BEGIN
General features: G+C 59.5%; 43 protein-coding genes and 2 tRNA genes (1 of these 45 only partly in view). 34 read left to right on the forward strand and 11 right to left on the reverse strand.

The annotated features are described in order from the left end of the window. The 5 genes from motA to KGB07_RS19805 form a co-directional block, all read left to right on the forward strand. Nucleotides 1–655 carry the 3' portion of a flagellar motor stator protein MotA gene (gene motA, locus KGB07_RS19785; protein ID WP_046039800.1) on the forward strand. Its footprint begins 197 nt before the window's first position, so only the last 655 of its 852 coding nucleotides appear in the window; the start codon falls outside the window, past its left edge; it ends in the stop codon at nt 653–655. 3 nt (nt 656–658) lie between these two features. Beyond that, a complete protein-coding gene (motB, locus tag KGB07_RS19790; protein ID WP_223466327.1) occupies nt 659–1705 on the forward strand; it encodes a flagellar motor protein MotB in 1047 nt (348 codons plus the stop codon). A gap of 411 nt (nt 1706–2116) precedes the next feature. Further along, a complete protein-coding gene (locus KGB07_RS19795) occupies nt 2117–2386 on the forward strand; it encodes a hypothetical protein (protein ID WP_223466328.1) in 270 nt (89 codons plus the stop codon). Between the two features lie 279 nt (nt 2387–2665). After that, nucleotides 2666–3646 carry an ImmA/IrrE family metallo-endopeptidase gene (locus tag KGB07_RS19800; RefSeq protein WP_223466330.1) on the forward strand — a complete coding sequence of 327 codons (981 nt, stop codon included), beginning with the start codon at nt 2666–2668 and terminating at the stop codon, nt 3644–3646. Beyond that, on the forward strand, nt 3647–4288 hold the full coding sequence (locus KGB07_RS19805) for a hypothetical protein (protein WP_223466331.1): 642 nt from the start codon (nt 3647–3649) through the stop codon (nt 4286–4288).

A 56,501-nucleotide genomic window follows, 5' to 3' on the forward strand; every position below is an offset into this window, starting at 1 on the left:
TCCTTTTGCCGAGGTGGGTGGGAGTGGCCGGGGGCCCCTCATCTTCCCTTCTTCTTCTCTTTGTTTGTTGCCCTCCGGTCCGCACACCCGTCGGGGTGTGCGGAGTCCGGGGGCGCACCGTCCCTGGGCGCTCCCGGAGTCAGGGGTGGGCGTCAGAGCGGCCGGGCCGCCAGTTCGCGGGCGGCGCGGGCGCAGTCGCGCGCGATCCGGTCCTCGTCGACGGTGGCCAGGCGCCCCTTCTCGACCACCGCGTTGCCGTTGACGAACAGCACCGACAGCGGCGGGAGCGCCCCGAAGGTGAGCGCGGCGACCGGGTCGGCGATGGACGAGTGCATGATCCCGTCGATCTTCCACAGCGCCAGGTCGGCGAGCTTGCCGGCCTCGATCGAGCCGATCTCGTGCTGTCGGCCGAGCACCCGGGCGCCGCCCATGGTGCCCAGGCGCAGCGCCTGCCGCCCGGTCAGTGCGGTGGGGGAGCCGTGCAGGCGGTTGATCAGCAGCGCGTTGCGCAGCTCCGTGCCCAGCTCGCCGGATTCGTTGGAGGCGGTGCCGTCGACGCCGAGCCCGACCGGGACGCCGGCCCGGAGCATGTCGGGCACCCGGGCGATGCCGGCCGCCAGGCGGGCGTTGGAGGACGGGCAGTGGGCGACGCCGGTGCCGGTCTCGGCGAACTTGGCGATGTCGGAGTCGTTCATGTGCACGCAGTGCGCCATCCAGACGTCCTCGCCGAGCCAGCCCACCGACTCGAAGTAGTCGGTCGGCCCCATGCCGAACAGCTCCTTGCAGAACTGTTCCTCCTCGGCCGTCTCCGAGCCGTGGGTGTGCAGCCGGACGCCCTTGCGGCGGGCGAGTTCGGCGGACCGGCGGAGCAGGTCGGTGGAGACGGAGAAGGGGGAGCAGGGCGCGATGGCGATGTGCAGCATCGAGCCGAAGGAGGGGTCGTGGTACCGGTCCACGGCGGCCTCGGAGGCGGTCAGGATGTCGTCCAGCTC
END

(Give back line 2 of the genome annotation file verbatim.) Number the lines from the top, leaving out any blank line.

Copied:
The annotated features are described in order from the left end of the window. The 5 genes from motA to KGB07_RS19805 form a co-directional block, all read left to right on the forward strand. Nucleotides 1–655 carry the 3' portion of a flagellar motor stator protein MotA gene (gene motA, locus KGB07_RS19785; protein ID WP_046039800.1) on the forward strand. Its footprint begins 197 nt before the window's first position, so only the last 655 of its 852 coding nucleotides appear in the window; the start codon falls outside the window, past its left edge; it ends in the stop codon at nt 653–655. 3 nt (nt 656–658) lie between these two features. Beyond that, a complete protein-coding gene (motB, locus tag KGB07_RS19790; protein ID WP_223466327.1) occupies nt 659–1705 on the forward strand; it encodes a flagellar motor protein MotB in 1047 nt (348 codons plus the stop codon). A gap of 411 nt (nt 1706–2116) precedes the next feature. Further along, a complete protein-coding gene (locus KGB07_RS19795) occupies nt 2117–2386 on the forward strand; it encodes a hypothetical protein (protein ID WP_223466328.1) in 270 nt (89 codons plus the stop codon). Between the two features lie 279 nt (nt 2387–2665). After that, nucleotides 2666–3646 carry an ImmA/IrrE family metallo-endopeptidase gene (locus tag KGB07_RS19800; RefSeq protein WP_223466330.1) on the forward strand — a complete coding sequence of 327 codons (981 nt, stop codon included), beginning with the start codon at nt 2666–2668 and terminating at the stop codon, nt 3644–3646. Beyond that, on the forward strand, nt 3647–4288 hold the full coding sequence (locus KGB07_RS19805) for a hypothetical protein (protein WP_223466331.1): 642 nt from the start codon (nt 3647–3649) through the stop codon (nt 4286–4288).